Not since the War of 1812, when British forces set fire to the United States Capitol, have the halls of power in Washington been overtaken by violent intruders as they were on January 6. As the world watched this tableau of violence and mayhem live, teachers immediately realized that the ordinary curriculum would need to give way. TheNew York Times Learning Network offers dozens of freelesson plan ideas, activities and Times materials—articles, photos, videos, opinion pieces, graphics and more—for exploring the causes and consequences of the assault on democracy in the United States. The Learning Network also offers an invitation to students to join the conversation. On January 6, students were asked, “What Are Your Reactions to the Storming of the Capitol by a Pro-Trump Mob?” and already more than 300 teenagers have posted their thoughts. The Times would like to hear from your students too.
In this ReadWriteThink lesson, students read or view a literary text, and then identify and discuss examples of propaganda techniques in the text. Students then explore the use of propaganda in popular culture by looking at examples in the media.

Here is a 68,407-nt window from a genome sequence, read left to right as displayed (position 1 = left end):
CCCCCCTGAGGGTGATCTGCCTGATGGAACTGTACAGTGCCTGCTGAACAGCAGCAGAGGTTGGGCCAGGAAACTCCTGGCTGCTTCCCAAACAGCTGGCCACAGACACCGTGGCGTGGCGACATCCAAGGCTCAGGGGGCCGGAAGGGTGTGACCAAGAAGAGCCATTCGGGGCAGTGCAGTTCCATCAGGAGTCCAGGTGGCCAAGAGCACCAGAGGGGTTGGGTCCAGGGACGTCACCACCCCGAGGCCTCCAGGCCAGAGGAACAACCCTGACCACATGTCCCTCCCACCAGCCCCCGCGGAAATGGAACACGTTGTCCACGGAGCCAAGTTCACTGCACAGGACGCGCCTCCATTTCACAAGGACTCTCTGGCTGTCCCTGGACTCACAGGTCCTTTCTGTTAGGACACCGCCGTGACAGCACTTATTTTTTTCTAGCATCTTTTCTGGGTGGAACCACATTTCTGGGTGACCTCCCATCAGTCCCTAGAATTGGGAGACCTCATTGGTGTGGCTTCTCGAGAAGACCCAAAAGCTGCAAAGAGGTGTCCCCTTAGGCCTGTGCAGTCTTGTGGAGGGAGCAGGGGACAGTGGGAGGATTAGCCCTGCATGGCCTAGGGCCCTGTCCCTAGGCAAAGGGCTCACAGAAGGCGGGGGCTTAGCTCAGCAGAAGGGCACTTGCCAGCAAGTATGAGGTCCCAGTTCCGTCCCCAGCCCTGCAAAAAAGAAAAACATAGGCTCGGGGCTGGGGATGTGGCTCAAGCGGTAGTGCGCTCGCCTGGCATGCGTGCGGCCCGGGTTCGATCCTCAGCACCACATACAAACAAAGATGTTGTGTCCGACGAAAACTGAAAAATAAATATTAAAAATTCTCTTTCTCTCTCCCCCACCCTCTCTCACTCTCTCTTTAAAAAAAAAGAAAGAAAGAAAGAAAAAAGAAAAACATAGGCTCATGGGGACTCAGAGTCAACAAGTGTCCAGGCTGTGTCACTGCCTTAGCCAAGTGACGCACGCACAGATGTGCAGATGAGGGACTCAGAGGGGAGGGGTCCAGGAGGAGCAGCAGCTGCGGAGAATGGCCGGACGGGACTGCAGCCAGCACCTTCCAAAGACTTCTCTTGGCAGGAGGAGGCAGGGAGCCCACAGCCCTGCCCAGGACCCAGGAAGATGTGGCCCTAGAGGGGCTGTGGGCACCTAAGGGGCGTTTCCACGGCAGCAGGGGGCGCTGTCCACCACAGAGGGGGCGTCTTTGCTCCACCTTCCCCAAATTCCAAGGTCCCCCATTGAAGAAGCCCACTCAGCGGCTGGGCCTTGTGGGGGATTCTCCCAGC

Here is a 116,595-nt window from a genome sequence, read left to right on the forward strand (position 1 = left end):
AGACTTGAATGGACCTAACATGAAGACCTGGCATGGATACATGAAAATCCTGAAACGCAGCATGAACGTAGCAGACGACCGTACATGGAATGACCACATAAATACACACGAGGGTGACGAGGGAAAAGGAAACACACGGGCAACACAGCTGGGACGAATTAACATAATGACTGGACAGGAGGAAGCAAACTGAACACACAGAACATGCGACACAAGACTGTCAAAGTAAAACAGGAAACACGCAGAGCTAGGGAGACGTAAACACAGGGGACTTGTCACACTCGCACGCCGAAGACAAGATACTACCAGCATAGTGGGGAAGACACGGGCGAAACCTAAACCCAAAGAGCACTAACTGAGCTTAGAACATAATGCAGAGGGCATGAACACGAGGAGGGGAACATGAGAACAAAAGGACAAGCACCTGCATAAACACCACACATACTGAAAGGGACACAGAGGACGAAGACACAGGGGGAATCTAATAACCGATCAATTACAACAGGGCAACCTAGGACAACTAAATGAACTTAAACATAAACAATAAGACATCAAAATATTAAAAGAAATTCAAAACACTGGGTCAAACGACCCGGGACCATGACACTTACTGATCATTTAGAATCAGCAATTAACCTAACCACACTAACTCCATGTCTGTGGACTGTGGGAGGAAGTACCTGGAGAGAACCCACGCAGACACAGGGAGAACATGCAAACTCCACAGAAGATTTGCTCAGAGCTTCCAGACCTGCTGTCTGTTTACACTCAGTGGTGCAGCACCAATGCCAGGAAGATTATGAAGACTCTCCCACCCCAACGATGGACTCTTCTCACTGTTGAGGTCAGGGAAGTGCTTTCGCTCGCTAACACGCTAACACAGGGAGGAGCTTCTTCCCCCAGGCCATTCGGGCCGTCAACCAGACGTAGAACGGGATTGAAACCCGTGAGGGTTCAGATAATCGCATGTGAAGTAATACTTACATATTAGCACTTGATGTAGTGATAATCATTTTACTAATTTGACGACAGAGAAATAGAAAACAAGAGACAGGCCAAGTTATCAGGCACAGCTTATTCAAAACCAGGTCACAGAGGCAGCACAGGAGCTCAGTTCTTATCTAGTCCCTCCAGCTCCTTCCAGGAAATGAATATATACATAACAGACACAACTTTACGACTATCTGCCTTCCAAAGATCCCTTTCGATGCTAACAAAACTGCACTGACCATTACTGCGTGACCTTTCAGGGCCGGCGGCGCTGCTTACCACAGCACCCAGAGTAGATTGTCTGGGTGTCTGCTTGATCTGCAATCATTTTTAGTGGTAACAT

PBS affiliate WETA has made available a list of propaganda techniques that make false connections (such as the techniques of “transfer” and “testimonial”), or constitute special appeals (such as “bandwagon” and “fear”), or are types of logical fallacy (for example, “unwarranted extrapolation”).
The Mind Over Media web platform gives students aged 13 and up an opportunity to explore the subject of contemporary propaganda by hosting thousands of examples of 21st-century propaganda from around the world.